I have enjoyed working in a laser referral center for the better part of my career. I have seen procedure volume grow, plummet, then grow and decline again, and now back to growing. The procedure currently uses a femtosecond laser for the cornea flap and an excimer laser guided by topography or wavefront aberrometry.
What has not changed is the fact that the first patient a new OD sends to our clinic is likely a non-candidate for refractive surgery. I know ODs want to find a solution to help patients, and we all have that patient who has struggled with glasses and contact lenses. So laser eye surgery (LASIK) must be the solution.
Previously by Dr. Owen: Choose your words carefully with surgery patients
In 2019, laser vision correction patient come in all ages, sizes, and prescriptions. Based on years of experience and learning from earlier errors, an OD today can determine if a LASIK patient is clinically a good candidate before he walks into the exam room. That leaves fear and expectations to talk about.
Let’s discuss high-level guidelines to help determine which patients may have the best outcomes from LASIK.
I first evaluate a patient’s age. The Food and Drug Administration (FDA)-approved age for LASIK is 18 years old. Linked to age is refractive stability.
While some 18-year-old myopes are refractively stable, many are not. Waiting until a patient has refractions within 0.50 D spherical equivalent a year apart is necessary to determine stability.
I have found that most patients are stable by age 25. They also have finished college and have a job. If LASIK were a new ophthalmic device, there would be a red mark next to those patients under 18, a yellow mark for those ages 18 to 25, and a green mark for those above 25.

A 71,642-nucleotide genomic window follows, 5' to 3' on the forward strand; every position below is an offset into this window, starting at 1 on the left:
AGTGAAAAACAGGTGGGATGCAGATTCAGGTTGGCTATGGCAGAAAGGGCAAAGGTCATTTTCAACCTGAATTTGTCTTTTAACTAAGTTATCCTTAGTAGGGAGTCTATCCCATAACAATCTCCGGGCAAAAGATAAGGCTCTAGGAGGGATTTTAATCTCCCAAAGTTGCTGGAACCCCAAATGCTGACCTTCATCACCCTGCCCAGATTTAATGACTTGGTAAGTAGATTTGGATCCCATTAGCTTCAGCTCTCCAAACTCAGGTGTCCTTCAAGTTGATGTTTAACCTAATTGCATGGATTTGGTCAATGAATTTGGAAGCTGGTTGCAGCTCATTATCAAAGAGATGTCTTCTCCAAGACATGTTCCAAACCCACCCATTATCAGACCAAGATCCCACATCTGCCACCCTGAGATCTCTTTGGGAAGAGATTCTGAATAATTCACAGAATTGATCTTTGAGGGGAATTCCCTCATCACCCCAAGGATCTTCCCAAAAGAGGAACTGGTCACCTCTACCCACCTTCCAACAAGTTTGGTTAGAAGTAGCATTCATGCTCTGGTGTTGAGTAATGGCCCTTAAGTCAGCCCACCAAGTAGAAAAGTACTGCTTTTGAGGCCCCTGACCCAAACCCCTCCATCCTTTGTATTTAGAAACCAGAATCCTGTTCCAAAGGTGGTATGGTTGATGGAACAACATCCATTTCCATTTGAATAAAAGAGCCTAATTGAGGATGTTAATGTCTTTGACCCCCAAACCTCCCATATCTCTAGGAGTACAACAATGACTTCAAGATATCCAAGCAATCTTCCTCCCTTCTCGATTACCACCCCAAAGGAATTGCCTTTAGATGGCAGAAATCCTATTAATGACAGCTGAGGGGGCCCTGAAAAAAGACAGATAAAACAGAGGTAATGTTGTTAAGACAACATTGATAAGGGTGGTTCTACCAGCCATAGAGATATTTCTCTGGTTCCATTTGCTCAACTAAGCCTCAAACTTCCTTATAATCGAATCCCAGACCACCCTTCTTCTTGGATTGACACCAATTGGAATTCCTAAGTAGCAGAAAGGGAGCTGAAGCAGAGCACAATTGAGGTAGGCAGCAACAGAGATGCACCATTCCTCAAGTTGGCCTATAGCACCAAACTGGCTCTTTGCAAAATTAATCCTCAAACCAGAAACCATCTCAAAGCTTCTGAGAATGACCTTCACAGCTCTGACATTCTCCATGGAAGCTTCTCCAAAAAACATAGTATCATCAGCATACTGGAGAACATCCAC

Consider two other ages: the age of presbyopia and the age of cataracts. While presbyopia does not eliminate LASIK, it certainly changes the discussion. Treating both eyes for distance correction and needing glasses for closer vision is the most predictable result.
Monovision refractive surgery is successful in patients who have been successful with contact lens monovision prior to surgery. This is even more so if they are age 55 as opposed to age 45. The least successful are those patients who are successful with multifocal contact lenses. That visual world cannot be “recreated” with LASIK. The discussion with a -1.25 D 50-year-old patient can be difficult.
When these patients understand what they are gaining and what they are losing, they can be the happiest patients. However, only they can properly weigh out the difference.
Working backward, a visually significant cataract patient requires a lens-based surgery and can achieve the desired refractive outcome. Lens changes that are not yet affecting daily activities but are reducing vision fall into the most challenging situation. Medical insurance will likely not pay for cataract surgery. But I am not eager to perform LASIK. This patient may need cataract surgery in the next year or two.
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